Prevalence of neonatal sepsis and associated factors among neonates admitted in the neonatal intensive care unit at Lira regional referral hospital, northern Uganda
Namutebi, Deborah Andrinar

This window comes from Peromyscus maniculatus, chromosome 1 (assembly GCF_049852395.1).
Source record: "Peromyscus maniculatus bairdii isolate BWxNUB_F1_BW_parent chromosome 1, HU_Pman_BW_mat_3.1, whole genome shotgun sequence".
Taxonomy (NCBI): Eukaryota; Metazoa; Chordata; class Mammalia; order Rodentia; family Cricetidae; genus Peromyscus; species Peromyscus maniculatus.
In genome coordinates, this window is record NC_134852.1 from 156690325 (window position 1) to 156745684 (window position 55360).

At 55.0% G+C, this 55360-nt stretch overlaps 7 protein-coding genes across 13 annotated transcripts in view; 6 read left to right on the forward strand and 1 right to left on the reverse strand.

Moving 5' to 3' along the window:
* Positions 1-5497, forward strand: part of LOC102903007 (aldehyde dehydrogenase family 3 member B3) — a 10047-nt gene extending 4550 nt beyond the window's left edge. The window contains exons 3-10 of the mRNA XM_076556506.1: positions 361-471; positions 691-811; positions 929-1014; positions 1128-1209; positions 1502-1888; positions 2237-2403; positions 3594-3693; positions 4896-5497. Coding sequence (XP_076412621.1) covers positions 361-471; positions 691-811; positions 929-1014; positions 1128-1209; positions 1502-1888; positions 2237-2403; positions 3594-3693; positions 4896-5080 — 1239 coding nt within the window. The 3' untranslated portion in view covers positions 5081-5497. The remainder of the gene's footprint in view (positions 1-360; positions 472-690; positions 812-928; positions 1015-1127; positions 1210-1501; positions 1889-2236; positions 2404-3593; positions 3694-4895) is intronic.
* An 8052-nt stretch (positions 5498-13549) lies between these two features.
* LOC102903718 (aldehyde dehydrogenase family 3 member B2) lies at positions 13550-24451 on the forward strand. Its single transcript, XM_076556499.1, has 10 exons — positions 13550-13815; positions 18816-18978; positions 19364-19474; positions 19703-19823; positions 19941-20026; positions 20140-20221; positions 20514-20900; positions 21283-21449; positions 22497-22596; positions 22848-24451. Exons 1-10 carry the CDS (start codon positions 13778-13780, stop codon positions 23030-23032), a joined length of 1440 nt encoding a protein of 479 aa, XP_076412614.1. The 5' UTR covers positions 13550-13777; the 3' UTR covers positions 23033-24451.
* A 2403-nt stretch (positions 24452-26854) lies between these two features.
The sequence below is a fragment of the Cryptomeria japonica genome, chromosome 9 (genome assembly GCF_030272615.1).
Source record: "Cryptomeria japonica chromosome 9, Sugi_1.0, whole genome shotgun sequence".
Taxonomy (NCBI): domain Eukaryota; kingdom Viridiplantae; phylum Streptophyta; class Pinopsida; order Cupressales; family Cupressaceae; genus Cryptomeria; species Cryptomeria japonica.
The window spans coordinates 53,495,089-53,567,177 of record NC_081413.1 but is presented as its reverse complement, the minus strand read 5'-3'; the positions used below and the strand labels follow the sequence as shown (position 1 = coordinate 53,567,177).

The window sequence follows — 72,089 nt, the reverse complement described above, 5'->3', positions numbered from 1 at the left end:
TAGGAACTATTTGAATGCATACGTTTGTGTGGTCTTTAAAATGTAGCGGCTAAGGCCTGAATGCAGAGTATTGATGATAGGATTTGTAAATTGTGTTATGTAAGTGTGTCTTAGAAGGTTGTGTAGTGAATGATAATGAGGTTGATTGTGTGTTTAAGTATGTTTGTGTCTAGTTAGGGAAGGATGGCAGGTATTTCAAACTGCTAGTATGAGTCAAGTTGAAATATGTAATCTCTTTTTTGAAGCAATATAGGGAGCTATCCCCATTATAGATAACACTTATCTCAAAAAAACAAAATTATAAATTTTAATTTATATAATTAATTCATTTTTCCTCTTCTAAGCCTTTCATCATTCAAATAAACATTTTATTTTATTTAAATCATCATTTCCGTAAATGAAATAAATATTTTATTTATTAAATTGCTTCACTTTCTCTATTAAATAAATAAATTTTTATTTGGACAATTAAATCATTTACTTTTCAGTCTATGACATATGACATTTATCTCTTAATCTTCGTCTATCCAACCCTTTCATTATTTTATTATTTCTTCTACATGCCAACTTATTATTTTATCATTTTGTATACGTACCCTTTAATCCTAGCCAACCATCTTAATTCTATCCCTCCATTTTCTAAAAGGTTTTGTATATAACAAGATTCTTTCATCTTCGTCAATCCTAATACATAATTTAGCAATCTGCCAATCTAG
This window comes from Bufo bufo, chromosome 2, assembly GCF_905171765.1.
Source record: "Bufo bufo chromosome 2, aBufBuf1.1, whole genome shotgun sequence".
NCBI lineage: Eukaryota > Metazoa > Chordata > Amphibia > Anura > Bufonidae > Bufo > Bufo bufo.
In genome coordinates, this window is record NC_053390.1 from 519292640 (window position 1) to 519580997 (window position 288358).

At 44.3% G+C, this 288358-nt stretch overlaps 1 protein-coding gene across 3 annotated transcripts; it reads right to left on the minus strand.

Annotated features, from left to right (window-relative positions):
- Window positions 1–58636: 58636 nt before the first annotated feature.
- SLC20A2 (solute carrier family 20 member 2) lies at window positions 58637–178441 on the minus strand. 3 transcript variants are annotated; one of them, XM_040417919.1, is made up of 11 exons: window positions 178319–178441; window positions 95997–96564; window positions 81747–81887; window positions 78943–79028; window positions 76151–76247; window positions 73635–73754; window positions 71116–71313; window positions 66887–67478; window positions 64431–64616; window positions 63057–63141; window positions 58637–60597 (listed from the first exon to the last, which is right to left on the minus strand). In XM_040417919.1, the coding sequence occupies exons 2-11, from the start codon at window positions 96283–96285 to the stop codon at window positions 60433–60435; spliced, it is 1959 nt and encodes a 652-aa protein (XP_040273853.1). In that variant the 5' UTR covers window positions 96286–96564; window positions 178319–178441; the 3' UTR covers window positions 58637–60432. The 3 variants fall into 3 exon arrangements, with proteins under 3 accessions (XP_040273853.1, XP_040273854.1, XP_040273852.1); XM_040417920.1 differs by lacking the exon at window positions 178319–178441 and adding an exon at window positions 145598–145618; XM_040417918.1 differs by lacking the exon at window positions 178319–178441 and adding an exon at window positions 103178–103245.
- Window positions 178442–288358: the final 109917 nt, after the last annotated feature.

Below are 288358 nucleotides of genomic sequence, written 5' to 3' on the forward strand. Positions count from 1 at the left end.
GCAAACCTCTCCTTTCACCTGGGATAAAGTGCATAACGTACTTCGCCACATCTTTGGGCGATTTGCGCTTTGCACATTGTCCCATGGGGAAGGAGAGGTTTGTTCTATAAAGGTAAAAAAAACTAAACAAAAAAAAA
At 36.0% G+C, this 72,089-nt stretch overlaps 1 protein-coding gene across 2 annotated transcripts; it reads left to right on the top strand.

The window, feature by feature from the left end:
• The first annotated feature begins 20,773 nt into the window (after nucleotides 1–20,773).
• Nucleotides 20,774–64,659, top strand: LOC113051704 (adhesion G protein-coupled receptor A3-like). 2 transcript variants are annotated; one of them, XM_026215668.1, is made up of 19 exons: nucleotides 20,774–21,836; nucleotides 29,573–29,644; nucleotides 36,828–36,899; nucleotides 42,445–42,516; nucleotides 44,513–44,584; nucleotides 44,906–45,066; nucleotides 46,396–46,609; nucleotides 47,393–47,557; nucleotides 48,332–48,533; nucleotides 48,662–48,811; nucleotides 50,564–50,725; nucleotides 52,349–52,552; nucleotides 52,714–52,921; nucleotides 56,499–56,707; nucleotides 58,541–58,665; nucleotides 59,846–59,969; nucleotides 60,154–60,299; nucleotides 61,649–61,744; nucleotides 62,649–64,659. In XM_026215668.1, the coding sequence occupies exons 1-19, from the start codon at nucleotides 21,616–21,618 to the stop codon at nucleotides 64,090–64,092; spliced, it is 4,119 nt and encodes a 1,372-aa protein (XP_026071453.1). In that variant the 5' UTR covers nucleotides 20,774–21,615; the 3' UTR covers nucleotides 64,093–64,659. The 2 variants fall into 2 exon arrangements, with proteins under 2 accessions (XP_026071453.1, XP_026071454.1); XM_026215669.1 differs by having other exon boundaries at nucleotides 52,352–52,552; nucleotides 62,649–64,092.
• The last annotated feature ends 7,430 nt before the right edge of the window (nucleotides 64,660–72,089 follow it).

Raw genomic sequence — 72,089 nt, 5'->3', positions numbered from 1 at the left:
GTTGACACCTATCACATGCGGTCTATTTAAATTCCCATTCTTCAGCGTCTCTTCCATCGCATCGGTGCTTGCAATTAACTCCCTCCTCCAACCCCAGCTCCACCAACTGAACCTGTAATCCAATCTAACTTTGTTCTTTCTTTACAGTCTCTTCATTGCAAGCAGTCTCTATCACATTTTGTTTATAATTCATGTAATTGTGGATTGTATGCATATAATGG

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BACKGROUND: Sepsis is one of the leading causes of mortality and morbidity among neonates. Neonatal sepsis (NS) contributes to 44% of 5.4 million under-5 mortalities globally, and 12% of neonatal deaths in Uganda in 2020 were attributed to NS. Early risk factor identification and improved obstetric care are proven to reduce deaths due to NS, yet there is scanty literature for the Lango sub-region. We, therefore, determined the prevalence of NS, and identified the factors associated with NS in the Lango sub-region of northern Uganda. METHODS: A hospital-based, quantitative, cross-sectional study with a retrospective chart review was conducted in the neonatal intensive care unit (NICU) at Lira regional referral hospital (LRRH), in northern Uganda, among 194 records of neonates admitted to the NICU from September 2022 to February 2023. The participant records were selected by systematic sampling technique and a structured data extraction tool was used to collect data. Using SPSS version 25 data entry and analysis were done. The univariate analysis gave a general description of the data. Using logistic regression analysis associations were measured and the statistical significance was declared at a P value of 0.05 after multivariate analysis. RESULTS: Among a total of 194 neonates whose charts were reviewed, 80% of these had neonatal sepsis, giving a prevalence of 41.2%. Age in days of the neonate (AOR=4.212[1.627-10.903]) for neonates of 1-3days of age, sex where males (AOR=2.09[1.123-3.887]), an APGAR score of 1-4 at birth (AOR= 0.309, 95% CI: [0.115- 0.831]) and weight at birth <2500g (AOR=2.543[1.381-4.683]) were significantly related to NS. CONCLUSIONS AND RECOMMENDATIONS: The prevalence of NS among neonates admitted to the NICU of LRRH was high at 41.2% and the neonates of 1-3 days of age, male sex, a birth weight of <2500g, and an Apgar score of 1-4 at birth were significantly related to NS. Therefore, Caregivers ensure safe newborn care, early infection detection, and prophylactic antibiotics during procedures, especially for neonates with low birth weight, and low Apgar score males during the first 3 days of life are recommended to reduce the risk of developing NS. Further research is to be conducted on the major causative agents and outcomes of NS.
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